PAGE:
For all the careful choreography of yesterday for the cameras, this was not a photo opportunity. It was a tribute. The Duke of Sussex had come to Angola to pay homage to one of the most enduring achievements of his deceased mother: to overthrow the balance in favor of a worldwide ban on landmines.
& # 39; It was an honor to find my mother's steps today & # 39 ;, he said, moving through the city where she first drew worldwide attention to this issue in 1997. & # 39; I lost her 22 years ago, but the memory of her is with me every day and her legacy lives on. & # 39;
These days we often forget how controversial it was when Diana, Princess of Wales entered the landmine debate.
Diana, Princess of Wales, wears a bombproof visor and carefully walks through the & # 39; perigo minas & # 39; signs during her visit to a minefield in Huambo, Angola
Newly embraced and embracing new challenges as a non-royal princess, she was shocked by the damage these weapons inflict on civilians, especially children, long after a war was over. However, there were critics within the British military establishment who were appalled at her intervention and argued that Britain could hardly throw its landmines overboard as long as our potential enemies had their own.
A defense minister called Diana "a loose cannon". The British ambassador to Angola even made an official complaint to the Ministry of Foreign Affairs and urged ministers to keep the princess away (he was overrun). Nonetheless, the subsequent images of Diana in anti-aircraft jacket and visor, who carefully walked through Huambo's "perigo minas" signs before meeting mutilated children, were a game changer. The international momentum changed rapidly and irreversibly.
Months later, Diana left on an identical mission to the minefields of Bosnia. By the end of the year, 122 countries had signed a pledge to ban these war instruments. And on December 10, it was announced in Oslo that the 1997 Nobel Peace Prize would go to the international campaign to ban landmines. Diana would have been the first to admit that she was just one of the countless supporters of this crusade, albeit by far the best known. But by that time she was dead, killed a few months earlier in a car accident in Paris.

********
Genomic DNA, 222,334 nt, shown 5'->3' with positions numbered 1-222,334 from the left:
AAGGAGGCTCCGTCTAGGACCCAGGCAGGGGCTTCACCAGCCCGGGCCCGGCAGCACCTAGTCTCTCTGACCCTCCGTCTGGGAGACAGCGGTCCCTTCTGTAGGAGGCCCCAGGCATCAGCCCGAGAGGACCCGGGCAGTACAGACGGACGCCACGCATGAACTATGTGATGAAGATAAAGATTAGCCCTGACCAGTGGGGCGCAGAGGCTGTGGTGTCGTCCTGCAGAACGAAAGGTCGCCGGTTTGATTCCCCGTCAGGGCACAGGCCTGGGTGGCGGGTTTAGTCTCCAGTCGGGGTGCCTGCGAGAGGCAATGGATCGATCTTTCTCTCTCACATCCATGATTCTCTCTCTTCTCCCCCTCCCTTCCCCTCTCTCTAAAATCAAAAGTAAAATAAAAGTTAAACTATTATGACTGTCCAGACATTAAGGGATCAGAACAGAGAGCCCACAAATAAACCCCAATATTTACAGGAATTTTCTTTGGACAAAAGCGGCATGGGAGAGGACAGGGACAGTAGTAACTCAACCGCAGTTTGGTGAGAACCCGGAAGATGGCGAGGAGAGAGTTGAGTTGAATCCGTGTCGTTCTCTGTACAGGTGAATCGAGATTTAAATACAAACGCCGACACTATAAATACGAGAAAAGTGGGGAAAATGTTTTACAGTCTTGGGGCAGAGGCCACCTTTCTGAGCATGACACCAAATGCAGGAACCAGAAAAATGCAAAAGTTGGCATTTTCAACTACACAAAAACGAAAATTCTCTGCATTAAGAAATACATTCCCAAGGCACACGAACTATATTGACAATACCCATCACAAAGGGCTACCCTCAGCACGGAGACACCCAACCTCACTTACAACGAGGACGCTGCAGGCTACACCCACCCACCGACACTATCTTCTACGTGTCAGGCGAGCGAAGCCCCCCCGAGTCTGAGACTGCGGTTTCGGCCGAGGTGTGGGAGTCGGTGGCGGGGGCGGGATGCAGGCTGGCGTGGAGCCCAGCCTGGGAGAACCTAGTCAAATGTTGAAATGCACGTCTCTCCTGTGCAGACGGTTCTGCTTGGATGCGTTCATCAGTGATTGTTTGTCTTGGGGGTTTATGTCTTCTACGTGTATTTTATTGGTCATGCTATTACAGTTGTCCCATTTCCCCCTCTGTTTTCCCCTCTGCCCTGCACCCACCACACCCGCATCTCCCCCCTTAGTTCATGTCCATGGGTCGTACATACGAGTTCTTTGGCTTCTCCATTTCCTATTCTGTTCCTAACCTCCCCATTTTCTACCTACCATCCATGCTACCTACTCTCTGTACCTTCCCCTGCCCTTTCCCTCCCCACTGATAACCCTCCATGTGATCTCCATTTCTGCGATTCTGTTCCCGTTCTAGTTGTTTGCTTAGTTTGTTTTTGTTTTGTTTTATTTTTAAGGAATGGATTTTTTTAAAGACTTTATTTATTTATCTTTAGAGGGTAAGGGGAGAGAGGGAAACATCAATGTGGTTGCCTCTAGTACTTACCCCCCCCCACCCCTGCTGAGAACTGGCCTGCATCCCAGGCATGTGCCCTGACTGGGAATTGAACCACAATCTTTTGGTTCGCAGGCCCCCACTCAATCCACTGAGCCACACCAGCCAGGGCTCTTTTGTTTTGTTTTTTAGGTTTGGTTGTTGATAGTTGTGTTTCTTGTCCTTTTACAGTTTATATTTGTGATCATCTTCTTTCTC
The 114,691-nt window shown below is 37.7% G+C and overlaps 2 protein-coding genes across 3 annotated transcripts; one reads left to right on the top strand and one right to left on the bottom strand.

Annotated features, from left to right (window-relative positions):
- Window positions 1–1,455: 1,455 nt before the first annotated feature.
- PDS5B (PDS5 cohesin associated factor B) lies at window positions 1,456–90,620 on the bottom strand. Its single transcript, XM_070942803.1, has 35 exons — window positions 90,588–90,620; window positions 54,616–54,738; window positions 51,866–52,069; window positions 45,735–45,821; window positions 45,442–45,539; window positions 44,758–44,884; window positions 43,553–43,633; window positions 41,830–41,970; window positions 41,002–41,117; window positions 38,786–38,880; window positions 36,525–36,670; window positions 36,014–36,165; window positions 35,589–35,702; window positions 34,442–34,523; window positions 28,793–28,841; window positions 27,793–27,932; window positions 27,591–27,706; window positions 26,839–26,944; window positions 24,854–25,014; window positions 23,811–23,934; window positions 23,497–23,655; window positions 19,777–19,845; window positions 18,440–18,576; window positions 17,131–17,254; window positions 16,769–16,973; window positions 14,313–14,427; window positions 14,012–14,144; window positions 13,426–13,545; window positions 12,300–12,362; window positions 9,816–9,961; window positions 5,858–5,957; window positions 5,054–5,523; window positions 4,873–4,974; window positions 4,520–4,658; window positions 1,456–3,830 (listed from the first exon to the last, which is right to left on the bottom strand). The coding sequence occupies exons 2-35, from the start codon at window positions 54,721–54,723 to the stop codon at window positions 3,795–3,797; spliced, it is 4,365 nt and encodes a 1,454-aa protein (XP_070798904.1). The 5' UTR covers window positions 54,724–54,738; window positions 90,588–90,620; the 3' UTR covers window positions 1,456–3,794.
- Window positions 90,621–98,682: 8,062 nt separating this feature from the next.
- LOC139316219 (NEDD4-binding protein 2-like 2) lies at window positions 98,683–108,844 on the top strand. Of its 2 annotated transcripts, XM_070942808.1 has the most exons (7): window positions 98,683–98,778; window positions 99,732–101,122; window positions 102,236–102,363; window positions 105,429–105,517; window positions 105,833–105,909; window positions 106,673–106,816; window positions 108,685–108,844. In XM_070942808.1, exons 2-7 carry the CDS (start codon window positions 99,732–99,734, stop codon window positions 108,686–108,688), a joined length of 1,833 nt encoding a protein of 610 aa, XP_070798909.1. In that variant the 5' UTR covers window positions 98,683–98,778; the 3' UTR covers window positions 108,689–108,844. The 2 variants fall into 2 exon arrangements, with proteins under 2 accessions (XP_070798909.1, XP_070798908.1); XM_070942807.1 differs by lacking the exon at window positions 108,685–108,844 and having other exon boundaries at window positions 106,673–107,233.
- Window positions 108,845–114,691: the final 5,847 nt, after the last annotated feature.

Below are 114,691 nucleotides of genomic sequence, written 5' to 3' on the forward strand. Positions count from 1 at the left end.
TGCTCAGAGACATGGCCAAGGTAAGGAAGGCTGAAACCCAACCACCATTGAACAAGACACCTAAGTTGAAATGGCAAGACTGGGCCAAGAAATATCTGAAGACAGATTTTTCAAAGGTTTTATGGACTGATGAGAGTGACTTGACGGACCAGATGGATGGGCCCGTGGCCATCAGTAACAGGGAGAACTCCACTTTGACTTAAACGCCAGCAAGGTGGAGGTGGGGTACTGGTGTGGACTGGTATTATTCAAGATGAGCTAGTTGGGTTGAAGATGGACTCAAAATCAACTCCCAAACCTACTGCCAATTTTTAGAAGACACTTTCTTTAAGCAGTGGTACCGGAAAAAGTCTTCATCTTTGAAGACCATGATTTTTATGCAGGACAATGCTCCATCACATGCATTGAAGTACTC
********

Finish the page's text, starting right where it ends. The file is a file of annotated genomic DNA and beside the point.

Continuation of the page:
The Duke of Sussex walks through a minefield in Dirico, Angola, on day five of the royal tour through Africa
Yesterday was clearly a matter of unfinished business for her proud younger son. As he wrote on Instagram, he had come & # 39; to recognize her tireless mission as an advocate for anyone who, in her opinion, needed her voice most, even if the issue was not universally popular. & # 39; It certainly wasn't.
But when Harry walked down Huambo's Diana street yesterday and opened the new Princess Diana clinic, who would argue with her now? There have also been many echoes from Harry & # 39; s father during this tour. Thursday's forestry agreements with the Queen's Commonwealth Canopy in Botswana focused firmly on the environment and the threat of climate change, issues that the Prince of Wales has been drumming on his sons since childhood. "I don't think there is anyone in this world who can deny undeniable science and facts that have existed in the last 30, perhaps 40 years," said an annoyed Harry, who looked very much like his father.
The feeling of deja-vu during this tour extends far beyond land mines and tree plantations. The duchess's visit to a mosque in Cape Town, where Meghan wore a white silk headscarf, immediately evoked memories of Diana's journeys through Egypt, Pakistan, and elsewhere.
Princess Diana with Sandra Tigica, 13, a landmine victim she met in the orthopedic workshop in Angola, 1997
The presence of baby Archie on this tour also reminds when Harry would accompany his parents on official tours. The performance of Archie on this week's tea party, given by the former archbishop of Cape Town, Desmond Tutu, will have delighted the queen. Here was her great-grandson who met a heroic fellow churchman who she has known and admired for years (making him ultimately an honorary companion).
South Africa was the very first foreign destination for the queen herself. And her arrival in Cape Town with her parents in 1947 marked the start of a lifelong love for Africa.
This week and next Harry and Meghan visit various projects with her name.
For Harry there will be powerful memories of this journey. As he remembered this week, he came to South Africa as a schoolboy just a few weeks after walking behind his mother's coffin in the late summer of 1997.
The Duke of Sussex meets the landmine victim, Sandra Tigica, who met Princess Diana during her visit to Angola in 1997
The Prince of Wales, who is committed to a tour with three countries through the region in the fall, took Harry with him. There were memorable meetings with Nelson Mandela and a lively meeting with the Spice Girls in Johannesburg. But there were also private vacations of father and son in the bush, which Harry greatly appreciated.
"I came here in" 97 – right after my mother died, "Harry said this week. "It was a nice place to get away from it all. But now I feel deeply connected to this place. "This morning he meets the President of Angola before he leaves for Malawi. Meghan, who stays in Cape Town with Archie, is preparing for a series of engagements in Johannesburg.
Regardless of news at home, this tour is certainly a reminder of the international appeal of British royalty at a time when the UK has little else in the diplomatic toolbox.
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